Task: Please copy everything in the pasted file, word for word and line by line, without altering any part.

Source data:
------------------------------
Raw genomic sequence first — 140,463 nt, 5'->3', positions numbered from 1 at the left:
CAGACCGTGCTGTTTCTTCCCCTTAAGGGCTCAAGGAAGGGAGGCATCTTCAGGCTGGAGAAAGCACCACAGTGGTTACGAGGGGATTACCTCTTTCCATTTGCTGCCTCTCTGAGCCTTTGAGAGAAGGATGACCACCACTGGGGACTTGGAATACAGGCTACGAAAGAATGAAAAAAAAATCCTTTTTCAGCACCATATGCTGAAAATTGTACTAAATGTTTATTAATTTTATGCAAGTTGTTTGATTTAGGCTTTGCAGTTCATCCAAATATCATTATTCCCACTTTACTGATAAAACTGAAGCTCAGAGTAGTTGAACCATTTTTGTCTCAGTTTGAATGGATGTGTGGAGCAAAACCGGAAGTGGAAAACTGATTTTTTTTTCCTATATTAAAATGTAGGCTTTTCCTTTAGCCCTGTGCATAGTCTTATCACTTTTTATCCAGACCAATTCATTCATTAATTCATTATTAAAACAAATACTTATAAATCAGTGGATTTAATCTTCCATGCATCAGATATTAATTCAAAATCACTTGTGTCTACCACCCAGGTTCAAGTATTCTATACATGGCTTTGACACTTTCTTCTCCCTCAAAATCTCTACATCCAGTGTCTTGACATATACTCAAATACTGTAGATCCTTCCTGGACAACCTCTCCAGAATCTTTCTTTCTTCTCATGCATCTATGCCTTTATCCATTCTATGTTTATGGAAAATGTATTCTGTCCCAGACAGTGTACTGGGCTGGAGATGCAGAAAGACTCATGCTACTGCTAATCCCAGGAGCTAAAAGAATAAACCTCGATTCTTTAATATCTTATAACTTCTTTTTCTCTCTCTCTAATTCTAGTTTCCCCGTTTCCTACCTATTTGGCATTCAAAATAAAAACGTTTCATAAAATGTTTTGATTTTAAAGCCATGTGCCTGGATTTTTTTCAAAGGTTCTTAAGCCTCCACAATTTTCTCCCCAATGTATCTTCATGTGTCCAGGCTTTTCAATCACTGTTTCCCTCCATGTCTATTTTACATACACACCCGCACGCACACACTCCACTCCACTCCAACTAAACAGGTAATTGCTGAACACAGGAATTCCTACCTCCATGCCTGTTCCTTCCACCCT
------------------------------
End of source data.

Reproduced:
Raw genomic sequence first — 140,463 nt, 5'->3', positions numbered from 1 at the left:
CAGACCGTGCTGTTTCTTCCCCTTAAGGGCTCAAGGAAGGGAGGCATCTTCAGGCTGGAGAAAGCACCACAGTGGTTACGAGGGGATTACCTCTTTCCATTTGCTGCCTCTCTGAGCCTTTGAGAGAAGGATGACCACCACTGGGGACTTGGAATACAGGCTACGAAAGAATGAAAAAAAAATCCTTTTTCAGCACCATATGCTGAAAATTGTACTAAATGTTTATTAATTTTATGCAAGTTGTTTGATTTAGGCTTTGCAGTTCATCCAAATATCATTATTCCCACTTTACTGATAAAACTGAAGCTCAGAGTAGTTGAACCATTTTTGTCTCAGTTTGAATGGATGTGTGGAGCAAAACCGGAAGTGGAAAACTGATTTTTTTTTCCTATATTAAAATGTAGGCTTTTCCTTTAGCCCTGTGCATAGTCTTATCACTTTTTATCCAGACCAATTCATTCATTAATTCATTATTAAAACAAATACTTATAAATCAGTGGATTTAATCTTCCATGCATCAGATATTAATTCAAAATCACTTGTGTCTACCACCCAGGTTCAAGTATTCTATACATGGCTTTGACACTTTCTTCTCCCTCAAAATCTCTACATCCAGTGTCTTGACATATACTCAAATACTGTAGATCCTTCCTGGACAACCTCTCCAGAATCTTTCTTTCTTCTCATGCATCTATGCCTTTATCCATTCTATGTTTATGGAAAATGTATTCTGTCCCAGACAGTGTACTGGGCTGGAGATGCAGAAAGACTCATGCTACTGCTAATCCCAGGAGCTAAAAGAATAAACCTCGATTCTTTAATATCTTATAACTTCTTTTTCTCTCTCTCTAATTCTAGTTTCCCCGTTTCCTACCTATTTGGCATTCAAAATAAAAACGTTTCATAAAATGTTTTGATTTTAAAGCCATGTGCCTGGATTTTTTTCAAAGGTTCTTAAGCCTCCACAATTTTCTCCCCAATGTATCTTCATGTGTCCAGGCTTTTCAATCACTGTTTCCCTCCATGTCTATTTTACATACACACCCGCACGCACACACTCCACTCCACTCCAACTAAACAGGTAATTGCTGAACACAGGAATTCCTACCTCCATGCCTGTTCCTTCCACCCT